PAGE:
M.L. Jain, J.
(1) This revision concerns a dispute between the parties regarding a shop No. 25, Lal Sai Market, and a house No. 4/6, Double Storey, both in Lajpat Nagar, New Delhi. The short facts with which we are immediately concerned seem to be that one Jia Lal had two sons Bansi Lal and Raja Ram and a daughter. They were all living without payment of rent in the said house which belonged to one Bhim Sen who was a brother-in-law of Jia Lal, but who on account of relations having meanwhile strained? had begun demanding rent for the accomodation for the last three years. The shop was allotted to Bansi Lal who was a lessee thereof. He started business in that shop in the partnership of one Jewat Ram. They fell foul with each other and Jewat Ram excluded Bansi Lal both from the business and the shop. After certain negotiations, Jewat Ram agreed to quit the shop and dissolve the partnership if he was paid Rs. 4,400.00 . Bansi Lal could not raise this amount and approached Bhim Sen for help. Bhim Sen by mortgaging the house to one Prithvi RaJ raised an amount of Rs. 4,400.00 repayable in monthly Installments of Rs. 150.00 p.m. Another sum ofRs.1,500.00 had also been borrowed by them from Bhim Sen. After satisfaction of his demand, Jewat Ram vacated the shop. It was then agreed between the parties that the shop and the business shall be transferred to, and run as a sole owner by. Raja Ram provided he repaid the loan in the aforesaid Installments of Rs. 150.00 p.m., the lease money and other taxes to the Municipal Corporation. For the same consideration, he also agreed to pay Rs. 100.00 p.m. towards family expenses to his father Jia Lal and Rs. 50.00 p.m. to Bhim Sen as the rent of the accommo dation in which they were already living. Later on) it appears Raja Ram could not carry out his undertaking and disputes arose between the two brothers. They agreed to refer by a written agreement dated January 29, 1970, their mutual dispute and the dispute about the property of Bhirn Sen for arbitration by Krishna Chandra. The arbitrator examined all the parties concerned in the disputes. Bhim Sen, Prithvi Raj and Jia Lal appeared before the arbitrator and took part in all the proceedings before him. The arbitrator gave his award on April 28, 1970, purporting to be between the aforesaid five persons. The terms of the award are --
(1) The aforesaid shop and its business shall remain in possession of Raja Ram who will pay Rs. 100.00 p.m. to Prithvi Raj who agreed to a reduced amount of Installment if he was paid Rs. 4,700.00 (that is Rs. 300.00 more in view of the delayed repayment). (2) Raja Ram will pay Rs. 100.00 p.m. to his parents as subsistence allowance for their life time. (3) Rs. 50.00 p.m. will be paid by him as monthly rent to Bhim Sen with effect from June 1, 1970. (4) Raja Ram shall also repay Rs. 1,500.00 to Bhim Sen in Installments of Rs. 100.00 p.m. (5) Raja Ram and Bansi Lal will contribute a reasonable amount on the occassion of the marriage of their sister.
(2) The arbitrator, Krishnachandra then, filed his award in the courtof the Sub-Judge) Delhi? on May 3, 1972, under sub-sec. (2) of sec. 14 of the Arbitration Act (hereinafter called the Act). The preface to the award shows that it is between all the said five persons. Raja Ram, Bansi Lal and their father Jia Lal filed applications under sec. 30 for setting aside of the award on the ground of misconduct on the part of the arbitrator. They also moved applications under sec. 33 challenging the validity of the award on the ground of fraud, misrepresentation and excess of powers by the arbitrator. They also stated there was no valid and legal agreement of reference. And, thereforee, the award was void ab initio ineffective and inoperative. It was also urged before the learned Sub-Judge that Jia Lal, Prithvi Raj and Bhim Sen were not parties to the alleged agreement and yet the arbitrator gave an award in respect of their claims as well. Bhim Sen and Prithvi Raj did not challenge the award. Bhim Sen even made an application on March 6, 1974, that the objections were barred by time. The learned Sub-Judge by his judgment dated March 14, 1975, held that there was no evidence of misconduct on the part of the arbitrator. He further held that there was no fraud or misrepresentation, an J that both the brothers had signed the arbitration agreement on January 29, 1970. Besides the two brothers, Jia Lal, Prithvi Raj and Bhim Sen also appeared before the arbitrator and proceedings were signed by them. The learned Sub-Judge held that there existed an arbitration agreement between the parties. After rejecting the applications under secs. 30 and 33, he directed that the award be made a rule of the court, and a decree in terms thereof be drawn up.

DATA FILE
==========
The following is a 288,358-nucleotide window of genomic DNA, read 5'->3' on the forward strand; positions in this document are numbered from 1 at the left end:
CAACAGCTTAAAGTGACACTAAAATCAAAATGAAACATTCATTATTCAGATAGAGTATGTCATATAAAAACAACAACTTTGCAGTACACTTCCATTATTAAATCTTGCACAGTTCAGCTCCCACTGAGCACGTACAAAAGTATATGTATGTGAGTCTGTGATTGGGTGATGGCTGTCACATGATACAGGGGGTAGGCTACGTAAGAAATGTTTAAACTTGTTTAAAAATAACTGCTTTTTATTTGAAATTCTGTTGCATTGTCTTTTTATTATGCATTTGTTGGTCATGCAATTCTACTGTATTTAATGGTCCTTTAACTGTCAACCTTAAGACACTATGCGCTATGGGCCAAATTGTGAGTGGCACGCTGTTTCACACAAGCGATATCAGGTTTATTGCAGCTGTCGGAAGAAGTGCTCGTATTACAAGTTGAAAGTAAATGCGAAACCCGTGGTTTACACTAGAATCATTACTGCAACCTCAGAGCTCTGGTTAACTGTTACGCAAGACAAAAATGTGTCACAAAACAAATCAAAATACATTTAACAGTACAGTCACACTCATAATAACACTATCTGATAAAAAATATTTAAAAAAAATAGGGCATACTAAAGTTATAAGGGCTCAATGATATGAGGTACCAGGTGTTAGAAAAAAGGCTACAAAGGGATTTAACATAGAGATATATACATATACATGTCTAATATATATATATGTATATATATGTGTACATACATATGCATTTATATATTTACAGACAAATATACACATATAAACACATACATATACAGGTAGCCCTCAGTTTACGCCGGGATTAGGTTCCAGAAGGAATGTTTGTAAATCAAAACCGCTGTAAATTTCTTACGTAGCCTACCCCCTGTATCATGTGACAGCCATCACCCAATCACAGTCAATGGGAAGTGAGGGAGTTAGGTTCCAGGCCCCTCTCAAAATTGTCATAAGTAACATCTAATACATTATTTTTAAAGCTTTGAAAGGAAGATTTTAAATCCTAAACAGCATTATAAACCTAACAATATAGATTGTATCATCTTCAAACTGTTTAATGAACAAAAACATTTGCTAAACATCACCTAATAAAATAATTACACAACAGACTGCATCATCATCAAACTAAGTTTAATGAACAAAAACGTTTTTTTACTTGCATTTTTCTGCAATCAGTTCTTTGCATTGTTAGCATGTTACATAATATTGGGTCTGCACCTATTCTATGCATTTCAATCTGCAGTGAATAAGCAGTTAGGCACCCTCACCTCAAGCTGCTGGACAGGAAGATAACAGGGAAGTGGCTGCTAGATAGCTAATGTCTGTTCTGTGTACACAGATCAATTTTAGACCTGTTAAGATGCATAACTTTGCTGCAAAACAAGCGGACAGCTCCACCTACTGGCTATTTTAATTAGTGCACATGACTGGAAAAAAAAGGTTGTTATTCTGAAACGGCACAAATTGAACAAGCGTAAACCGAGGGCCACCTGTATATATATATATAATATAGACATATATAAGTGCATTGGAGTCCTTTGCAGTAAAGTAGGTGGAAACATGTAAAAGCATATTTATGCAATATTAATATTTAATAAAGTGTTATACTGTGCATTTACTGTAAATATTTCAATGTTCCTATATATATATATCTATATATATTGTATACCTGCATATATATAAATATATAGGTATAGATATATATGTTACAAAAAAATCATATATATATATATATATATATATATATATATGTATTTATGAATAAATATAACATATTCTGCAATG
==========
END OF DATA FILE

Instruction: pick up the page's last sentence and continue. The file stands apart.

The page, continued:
(3) This revision has been filed on June 20, 1975, by Raja Ram and Jia Lal against the part of the judgment and decree by which application under sec. 33 was dismissed. Respondent Bhim Sen died on October 5, 1976, and his widow Mst. Kesar Bai also expired on April 29, 1977. One Bagi Bai filed an application for substitution as an heir of Mst. Kesar Bli, widow of Bairn Sen on the basis of a will. One Inder Kumar, who is a nephew of the deceased Bhim Sen, too claimed substitution on the basis of a will nude in his favor by Bhim Sen. This court by its order dated April 26, 1978, asked the trial court to record evidence and report its findings. The lower court reported that the will propounded by Bagi Bai was not proved, but the will propounded by Inder Kumar was. These findings were not challenged, and this court by an order dated September 19, 1978, substituted Inder Kumar in place of Bhim Sen, who too does not challenge the award of the decree. I am told that Inder Kumar had filed an eviction petition against Jia Lal and his sons, which they are contesting on the basis of adverse possession. Prithvi Raj, Bhim Sen and his successor Inder Kumar have not challenged the award. Some portion of the award has been acted upon and money appearspears to have been paid to Prithvi Raj and Bhim Sen in pursuance thereof.